In my travels as one of BetaShares’ Directors of Distribution, I get to observe first-hand how some forward thinking advisers are approaching portfolio management. One area I am seeing a lot more of recently is advisers using asset allocation as a key component of an active portfolio management strategy. In a series of BetaShares Academy posts that I will write over the coming weeks, I’ll look in more detail at asset allocation and how it can be used to more actively manage portfolios. Advisers may find this type of approach useful as a way to add value to their client value proposition, whereas end-investors can equally use such an approach in the way they approach their investments.
Active Portfolio Management
When most investors think of “active portfolio management”, they think of the concept of picking shares that they believe will outperform the return level of the general market. With such a practice, by picking correctly an investor will generate excess returns, known as “alpha”, over and above the market return, thus generating a better investment outcome than available from the market itself.
Stock picking takes advantage of inefficiencies within an asset class (such as Australian Shares) and focuses on increasing exposure to individual companies that an investor believes may be undervalued, and decreasing exposure to individual companies that an investor believes may be overvalued.
Active stock picking is undoubtedly a potential way to generate alpha from Australian shares, but research indicates it is in fact only a relatively small part of the overall value-add that an investor can generate.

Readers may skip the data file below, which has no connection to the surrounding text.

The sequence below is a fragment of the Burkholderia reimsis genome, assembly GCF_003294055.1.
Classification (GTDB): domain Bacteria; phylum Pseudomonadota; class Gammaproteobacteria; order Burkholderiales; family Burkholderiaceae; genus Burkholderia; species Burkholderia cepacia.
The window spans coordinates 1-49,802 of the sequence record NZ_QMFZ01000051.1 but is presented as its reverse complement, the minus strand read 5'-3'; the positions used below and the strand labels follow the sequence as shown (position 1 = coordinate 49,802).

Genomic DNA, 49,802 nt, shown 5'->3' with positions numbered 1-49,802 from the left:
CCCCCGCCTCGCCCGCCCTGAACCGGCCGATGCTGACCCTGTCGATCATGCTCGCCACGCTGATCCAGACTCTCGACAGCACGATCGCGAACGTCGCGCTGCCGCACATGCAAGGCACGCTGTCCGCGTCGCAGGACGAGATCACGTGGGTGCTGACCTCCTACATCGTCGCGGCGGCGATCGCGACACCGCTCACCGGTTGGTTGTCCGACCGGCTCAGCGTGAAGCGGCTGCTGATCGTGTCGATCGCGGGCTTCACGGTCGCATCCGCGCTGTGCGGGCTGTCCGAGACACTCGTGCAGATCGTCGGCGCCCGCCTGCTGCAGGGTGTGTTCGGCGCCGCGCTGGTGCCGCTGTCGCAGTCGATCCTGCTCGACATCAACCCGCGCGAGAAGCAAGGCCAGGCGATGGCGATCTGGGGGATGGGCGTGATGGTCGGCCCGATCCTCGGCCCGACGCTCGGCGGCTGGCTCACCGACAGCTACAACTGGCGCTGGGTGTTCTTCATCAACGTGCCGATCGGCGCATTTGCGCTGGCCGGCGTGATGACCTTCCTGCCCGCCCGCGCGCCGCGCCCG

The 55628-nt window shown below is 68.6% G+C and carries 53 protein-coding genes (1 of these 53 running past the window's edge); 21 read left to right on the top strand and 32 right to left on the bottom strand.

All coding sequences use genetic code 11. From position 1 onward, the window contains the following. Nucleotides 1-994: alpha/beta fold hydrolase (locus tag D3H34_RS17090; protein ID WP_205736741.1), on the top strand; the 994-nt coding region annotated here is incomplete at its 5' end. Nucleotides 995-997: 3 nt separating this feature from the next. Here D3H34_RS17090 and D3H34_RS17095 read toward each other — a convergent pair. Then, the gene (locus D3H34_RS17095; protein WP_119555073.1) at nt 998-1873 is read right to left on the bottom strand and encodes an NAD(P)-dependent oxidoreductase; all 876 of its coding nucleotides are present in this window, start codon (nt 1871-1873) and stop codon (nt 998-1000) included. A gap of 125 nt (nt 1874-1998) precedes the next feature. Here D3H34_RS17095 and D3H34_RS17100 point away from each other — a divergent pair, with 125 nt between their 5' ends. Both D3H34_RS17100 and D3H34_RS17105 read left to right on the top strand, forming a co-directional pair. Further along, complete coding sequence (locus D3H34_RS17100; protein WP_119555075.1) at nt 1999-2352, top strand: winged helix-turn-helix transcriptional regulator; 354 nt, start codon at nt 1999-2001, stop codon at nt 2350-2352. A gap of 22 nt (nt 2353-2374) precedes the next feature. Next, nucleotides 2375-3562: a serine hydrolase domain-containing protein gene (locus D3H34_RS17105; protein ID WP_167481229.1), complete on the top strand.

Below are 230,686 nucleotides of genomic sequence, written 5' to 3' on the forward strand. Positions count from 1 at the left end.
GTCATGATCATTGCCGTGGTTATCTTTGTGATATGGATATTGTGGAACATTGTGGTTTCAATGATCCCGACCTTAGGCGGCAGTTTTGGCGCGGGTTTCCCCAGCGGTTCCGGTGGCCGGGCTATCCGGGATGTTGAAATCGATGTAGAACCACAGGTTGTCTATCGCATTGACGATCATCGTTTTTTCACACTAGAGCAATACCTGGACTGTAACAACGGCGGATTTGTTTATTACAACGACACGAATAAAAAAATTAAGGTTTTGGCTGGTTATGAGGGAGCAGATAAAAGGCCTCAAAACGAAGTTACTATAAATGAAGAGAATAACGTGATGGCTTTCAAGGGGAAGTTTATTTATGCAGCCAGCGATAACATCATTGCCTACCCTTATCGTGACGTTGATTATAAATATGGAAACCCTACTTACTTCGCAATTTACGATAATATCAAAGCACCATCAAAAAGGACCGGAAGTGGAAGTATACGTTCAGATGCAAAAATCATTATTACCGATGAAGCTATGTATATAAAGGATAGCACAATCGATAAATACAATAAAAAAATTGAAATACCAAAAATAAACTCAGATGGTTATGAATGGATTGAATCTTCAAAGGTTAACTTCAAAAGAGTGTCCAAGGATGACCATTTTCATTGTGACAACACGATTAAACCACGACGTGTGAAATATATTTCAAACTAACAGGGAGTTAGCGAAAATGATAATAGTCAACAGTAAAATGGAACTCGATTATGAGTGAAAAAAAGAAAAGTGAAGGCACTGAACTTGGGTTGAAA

What is Asset Allocation? – Widening the Opportunity Set
Asset Allocation is possibly the largest piece of the active management pie, and arguably offers the largest means of generating “alpha”.
Asset Allocation is the practice of investing not just in one asset class (eg. Australian shares), but in several such as cash, international shares, bonds, currencies, commodities and alternative assets such as infrastructure and hedge funds.
Asset Allocation enables active management for “alpha” not just by trading WITHIN an asset class like Australian shares, but also by trading BETWEEN asset classes. It provides a dual source of alpha that is complementary to, but even more important than, stock picking alone.
At its simplest, it is a process that involves dynamically increasing exposure to undervalued asset classes and decreasing exposure to overvalued asset classes.
Play to your strengths
Asset Allocation is a portfolio management technique that provides investors with the potential to add value above and beyond most individual fund managers.
Most funds are constrained to a narrow asset class benchmark and do not have the ability to engage in asset allocation. Thus the investor who does use Asset Allocation has a KEY advantage through greater alpha generating opportunities than an institution or competing investor who is asset class constrained.
The ability to dynamically adjust asset classes could be the difference in helping investors to potentially both reduce risk and increase returns.